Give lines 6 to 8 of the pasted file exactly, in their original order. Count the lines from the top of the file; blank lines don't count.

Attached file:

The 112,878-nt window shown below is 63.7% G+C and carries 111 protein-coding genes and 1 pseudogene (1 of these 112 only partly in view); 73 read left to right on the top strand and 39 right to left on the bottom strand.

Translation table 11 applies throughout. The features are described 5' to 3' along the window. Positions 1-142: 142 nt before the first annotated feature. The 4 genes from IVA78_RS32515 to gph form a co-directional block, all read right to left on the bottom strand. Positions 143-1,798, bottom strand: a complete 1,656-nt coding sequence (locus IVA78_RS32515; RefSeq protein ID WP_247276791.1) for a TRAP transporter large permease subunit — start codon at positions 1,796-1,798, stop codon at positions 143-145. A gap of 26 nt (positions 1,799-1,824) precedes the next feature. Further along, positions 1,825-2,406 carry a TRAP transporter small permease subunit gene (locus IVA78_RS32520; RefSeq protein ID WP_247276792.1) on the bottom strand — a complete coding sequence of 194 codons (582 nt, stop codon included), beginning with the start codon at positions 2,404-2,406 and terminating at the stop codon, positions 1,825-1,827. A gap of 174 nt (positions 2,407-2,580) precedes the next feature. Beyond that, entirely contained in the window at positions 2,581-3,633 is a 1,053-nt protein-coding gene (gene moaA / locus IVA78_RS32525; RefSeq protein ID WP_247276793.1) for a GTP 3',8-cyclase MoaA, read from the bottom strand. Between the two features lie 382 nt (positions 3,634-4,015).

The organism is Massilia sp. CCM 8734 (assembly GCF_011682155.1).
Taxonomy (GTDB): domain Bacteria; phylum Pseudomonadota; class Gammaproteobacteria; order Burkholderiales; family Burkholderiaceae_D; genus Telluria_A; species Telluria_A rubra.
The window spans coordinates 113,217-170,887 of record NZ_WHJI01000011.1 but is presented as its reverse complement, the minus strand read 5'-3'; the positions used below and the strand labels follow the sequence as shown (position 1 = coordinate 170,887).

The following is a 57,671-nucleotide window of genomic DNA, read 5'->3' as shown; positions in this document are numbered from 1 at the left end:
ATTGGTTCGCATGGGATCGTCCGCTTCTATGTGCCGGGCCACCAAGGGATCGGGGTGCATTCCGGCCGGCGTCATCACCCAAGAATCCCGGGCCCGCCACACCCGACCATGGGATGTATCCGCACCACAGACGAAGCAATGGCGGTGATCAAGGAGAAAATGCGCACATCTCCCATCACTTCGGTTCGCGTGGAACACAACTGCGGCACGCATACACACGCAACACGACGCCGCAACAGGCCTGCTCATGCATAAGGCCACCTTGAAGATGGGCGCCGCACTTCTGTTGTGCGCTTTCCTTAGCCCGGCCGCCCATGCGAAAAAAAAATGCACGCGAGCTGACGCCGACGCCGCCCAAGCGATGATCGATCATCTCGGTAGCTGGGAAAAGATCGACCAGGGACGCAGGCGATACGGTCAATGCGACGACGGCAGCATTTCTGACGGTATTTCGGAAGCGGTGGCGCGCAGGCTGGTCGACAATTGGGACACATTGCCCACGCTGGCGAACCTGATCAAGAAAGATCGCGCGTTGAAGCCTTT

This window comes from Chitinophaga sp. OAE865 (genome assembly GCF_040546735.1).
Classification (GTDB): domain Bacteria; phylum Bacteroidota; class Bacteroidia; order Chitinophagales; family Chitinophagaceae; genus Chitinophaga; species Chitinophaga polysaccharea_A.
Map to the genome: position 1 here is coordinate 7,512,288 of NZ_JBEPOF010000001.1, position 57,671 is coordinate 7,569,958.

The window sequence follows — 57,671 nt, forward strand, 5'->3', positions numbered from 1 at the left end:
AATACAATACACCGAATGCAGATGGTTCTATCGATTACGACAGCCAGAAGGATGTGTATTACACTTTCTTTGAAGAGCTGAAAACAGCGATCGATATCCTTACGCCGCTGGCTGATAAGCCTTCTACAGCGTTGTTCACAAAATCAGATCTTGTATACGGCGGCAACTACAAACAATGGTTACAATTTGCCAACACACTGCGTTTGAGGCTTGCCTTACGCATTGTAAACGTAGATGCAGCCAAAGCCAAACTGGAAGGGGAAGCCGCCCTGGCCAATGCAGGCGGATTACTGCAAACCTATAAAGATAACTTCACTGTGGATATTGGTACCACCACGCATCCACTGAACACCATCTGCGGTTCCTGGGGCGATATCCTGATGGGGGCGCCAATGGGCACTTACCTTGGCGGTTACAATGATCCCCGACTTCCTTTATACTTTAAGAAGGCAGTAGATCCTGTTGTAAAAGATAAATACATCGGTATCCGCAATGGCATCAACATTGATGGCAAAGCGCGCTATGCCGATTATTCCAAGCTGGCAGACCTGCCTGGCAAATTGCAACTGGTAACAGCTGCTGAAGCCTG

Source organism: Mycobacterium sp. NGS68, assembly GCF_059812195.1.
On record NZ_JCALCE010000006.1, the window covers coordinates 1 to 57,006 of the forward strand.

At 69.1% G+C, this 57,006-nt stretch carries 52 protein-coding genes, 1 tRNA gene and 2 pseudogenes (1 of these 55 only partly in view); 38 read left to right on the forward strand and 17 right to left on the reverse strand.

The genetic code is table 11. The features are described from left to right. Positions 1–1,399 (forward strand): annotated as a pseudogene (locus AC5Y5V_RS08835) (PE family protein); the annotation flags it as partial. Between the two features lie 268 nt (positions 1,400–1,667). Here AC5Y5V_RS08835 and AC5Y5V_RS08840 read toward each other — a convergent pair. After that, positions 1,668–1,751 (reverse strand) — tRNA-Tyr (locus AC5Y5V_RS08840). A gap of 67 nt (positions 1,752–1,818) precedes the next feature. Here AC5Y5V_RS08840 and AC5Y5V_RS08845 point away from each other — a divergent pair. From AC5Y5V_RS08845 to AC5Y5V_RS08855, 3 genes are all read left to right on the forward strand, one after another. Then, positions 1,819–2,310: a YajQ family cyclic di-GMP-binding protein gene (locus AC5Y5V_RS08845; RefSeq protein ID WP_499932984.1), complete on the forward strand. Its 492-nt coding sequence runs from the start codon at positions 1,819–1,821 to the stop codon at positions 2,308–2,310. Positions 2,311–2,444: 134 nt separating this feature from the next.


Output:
The following is a 57,671-nucleotide window of genomic DNA, read 5'->3' as shown; positions in this document are numbered from 1 at the left end:
ATTGGTTCGCATGGGATCGTCCGCTTCTATGTGCCGGGCCACCAAGGGATCGGGGTGCATTCCGGCCGGCGTCATCACCCAAGAATCCCGGGCCCGCCACACCCGACCATGGGATGTATCCGCACCACAGACGAAGCAATGGCGGTGATCAAGGAGAAAATGCGCACATCTCCCATCACTTCGGTTCGCGTGGAACACAACTGCGGCACGCATACACACGCAACACGACGCCGCAACAGGCCTGCTCATGCATAAGGCCACCTTGAAGATGGGCGCCGCACTTCTGTTGTGCGCTTTCCTTAGCCCGGCCGCCCATGCGAAAAAAAAATGCACGCGAGCTGACGCCGACGCCGCCCAAGCGATGATCGATCATCTCGGTAGCTGGGAAAAGATCGACCAGGGACGCAGGCGATACGGTCAATGCGACGACGGCAGCATTTCTGACGGTATTTCGGAAGCGGTGGCGCGCAGGCTGGTCGACAATTGGGACACATTGCCCACGCTGGCGAACCTGATCAAGAAAGATCGCGCGTTGAAGCCTTT

This window comes from Chitinophaga sp. OAE865 (genome assembly GCF_040546735.1).